Top 8 Cleanest Animals on Earth

While it may not always show, most animals are actually very clean creatures. Each species has a grooming routine based on its needs. For example, rhinos and elephants might look dirty because they cover their backs in dirt and mud. This protective layer is actually vital in protecting the animals’ skin and keeping flies away!

Human clean and animal clean can have different meanings. Remember that animals spend their lives in the wild, full of dirt, debris, and pests. Our indoor homes and workplaces allow us to keep up lives that are visibly “cleaner”. That doesn’t mean that animals don’t have their own practices to maintain clean living areas and practicing personal hygiene.

I would dare say that every animal could make this list. Even those animals that get messy eventually clean themselves up. These 8 animals have particularly clean tendencies.

1. Cats


This might seem like an obvious choice, but cats really are some of the cleanest animals. Both housecats and wild cats spend large chunks of their days grooming themselves. Barbs on their tongues allow them to comb through their fur. They can quickly remove any dead skin cells, dirt, debris, and even pests.

Some breeds of house cats, including maine coons, manx, and bengals, actually enjoy a nice bath from time to time. Some big cat species, including tigers and jaguars, also partake in the occasional swim. Getting in the water is a great way for big cats to cool off and they get the benefit of a thorough soaking. After shaking off the water, you’ll see these creatures using their tongues to finish grooming.

House cats also have the added ability to be litter box trained. Big cats in human care can also accomplish the same training, but it is usually not necessary. Litter box training means that the cat’s waste and urine can be contained and removed from a singular spot. So not only do cats keep their bodies clean, but they also keep their space clean.

2. Polar Bears

Polar Bears

There are some intense photos of polar bears covered in blood after hunting and eating. These photos evoke a lot of emotion and are commonly used for articles talking about polar bears.

This blood, and any other debris that gets onto a polar bear, must be cleaned off. Living in some of the coldest environments, polar bears rely on their thick fur as insulation. In order for the fur to act as insulation, it must be perfectly clean and unobstructed. Matted fur filled with dried blood or debris can leave the bear’s skin vulnerable to cold temperatures. Polar bears like to jump in the water or roll in the snow to clean off.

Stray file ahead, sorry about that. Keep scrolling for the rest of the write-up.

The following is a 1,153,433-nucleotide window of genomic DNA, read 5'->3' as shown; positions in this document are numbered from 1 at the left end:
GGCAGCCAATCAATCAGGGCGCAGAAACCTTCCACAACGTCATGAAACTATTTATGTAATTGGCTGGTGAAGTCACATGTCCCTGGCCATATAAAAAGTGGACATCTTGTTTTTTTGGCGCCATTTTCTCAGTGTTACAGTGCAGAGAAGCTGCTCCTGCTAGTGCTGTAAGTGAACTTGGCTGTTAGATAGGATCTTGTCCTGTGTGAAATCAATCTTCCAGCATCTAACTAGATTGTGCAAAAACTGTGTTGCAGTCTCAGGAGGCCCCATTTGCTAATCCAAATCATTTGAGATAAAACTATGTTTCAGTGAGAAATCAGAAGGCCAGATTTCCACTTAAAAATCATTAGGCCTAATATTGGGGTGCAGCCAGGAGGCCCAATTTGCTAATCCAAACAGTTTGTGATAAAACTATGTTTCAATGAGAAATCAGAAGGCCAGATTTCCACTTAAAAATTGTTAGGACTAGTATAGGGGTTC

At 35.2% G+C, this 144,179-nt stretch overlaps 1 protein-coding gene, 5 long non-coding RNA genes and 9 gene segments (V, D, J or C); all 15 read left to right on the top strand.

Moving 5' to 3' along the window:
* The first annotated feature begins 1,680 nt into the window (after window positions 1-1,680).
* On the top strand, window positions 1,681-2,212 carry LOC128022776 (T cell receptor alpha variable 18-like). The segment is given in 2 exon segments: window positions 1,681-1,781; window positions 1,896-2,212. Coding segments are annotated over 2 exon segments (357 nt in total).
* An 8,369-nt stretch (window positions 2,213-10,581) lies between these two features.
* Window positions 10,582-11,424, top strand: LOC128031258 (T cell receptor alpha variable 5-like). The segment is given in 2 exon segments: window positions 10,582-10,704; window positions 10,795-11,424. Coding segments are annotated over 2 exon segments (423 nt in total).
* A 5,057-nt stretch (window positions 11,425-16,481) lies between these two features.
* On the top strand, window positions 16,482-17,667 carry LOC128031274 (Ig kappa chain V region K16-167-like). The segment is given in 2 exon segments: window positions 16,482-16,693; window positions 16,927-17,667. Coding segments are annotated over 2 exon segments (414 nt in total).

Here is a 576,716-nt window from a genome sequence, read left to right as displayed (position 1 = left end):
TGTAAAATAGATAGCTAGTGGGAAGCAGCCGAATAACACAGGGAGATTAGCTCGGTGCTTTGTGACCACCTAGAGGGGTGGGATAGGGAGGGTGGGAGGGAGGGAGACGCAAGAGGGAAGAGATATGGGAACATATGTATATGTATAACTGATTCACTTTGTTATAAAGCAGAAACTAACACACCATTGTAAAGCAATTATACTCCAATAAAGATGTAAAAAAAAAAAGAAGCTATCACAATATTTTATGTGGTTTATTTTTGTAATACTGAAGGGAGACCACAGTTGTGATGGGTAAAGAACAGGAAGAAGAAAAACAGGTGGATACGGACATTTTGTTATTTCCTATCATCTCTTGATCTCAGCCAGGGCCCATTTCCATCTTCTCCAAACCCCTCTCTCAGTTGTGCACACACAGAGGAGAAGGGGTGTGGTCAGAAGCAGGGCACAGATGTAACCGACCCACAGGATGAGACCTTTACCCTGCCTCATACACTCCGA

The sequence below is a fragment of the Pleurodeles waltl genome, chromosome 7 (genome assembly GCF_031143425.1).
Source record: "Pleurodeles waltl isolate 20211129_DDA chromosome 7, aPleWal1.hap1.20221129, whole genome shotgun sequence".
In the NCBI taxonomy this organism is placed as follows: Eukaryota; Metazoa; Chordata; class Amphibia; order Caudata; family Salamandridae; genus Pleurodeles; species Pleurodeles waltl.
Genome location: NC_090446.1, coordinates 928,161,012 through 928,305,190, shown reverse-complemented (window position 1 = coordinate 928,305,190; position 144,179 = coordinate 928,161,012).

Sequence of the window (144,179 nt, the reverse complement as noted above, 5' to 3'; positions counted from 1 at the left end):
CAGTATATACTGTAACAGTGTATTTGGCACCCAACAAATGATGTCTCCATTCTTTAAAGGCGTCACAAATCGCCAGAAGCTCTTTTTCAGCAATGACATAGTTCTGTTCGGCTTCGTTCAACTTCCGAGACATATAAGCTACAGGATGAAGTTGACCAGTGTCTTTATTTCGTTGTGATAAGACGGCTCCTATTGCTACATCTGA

3. Songbirds


Songbirds are a large group of animals, but one thing they have in common is being clean freaks about their nests. Young chicks eat a lot and that in turn leads to a lot of fecal matter. The feathered parents will carry these fecal sacs far away from the nest. Additionally, they will remove eggshells, uneaten food, and dead chicks. By keeping the nest clean, it is harder for predators to detect the location of the chicks.

Not all birds show these same clean tendencies. Many aquatic birds, like pelicans, will continuously defecate on and around their nest. Since they build their nests in open, communal locations, they are not concerned with hiding from predators. They are more worried about protecting their eggs and chicks, which is why they can’t be bothered to use the bathroom in a separate location.

In addition to keeping the nests clean, songbirds also keep themselves clean. Feathers need to be free of dirt and debris for birds to be able to fly properly. Birds will alternate between dust baths and water baths depending on what is available. Birdbaths can be a helpful addition to your garden to help these birds keep their feathers in tip-top shape. You can also provide a dust bowl filled with fine-grain dirt for the birds to enjoy.

4. Pigs


Pigs originally had a reputation for being dirty animals. Your parents may have even called your room a “pigsty” when you didn’t clean up. Unfortunately, this dirty stereotype only happened because humans were keeping pigs in small spaces on farms. It was actually the humans’ fault that the pigs ended up being dirty. Wild pigs have never been viewed as unclean animals.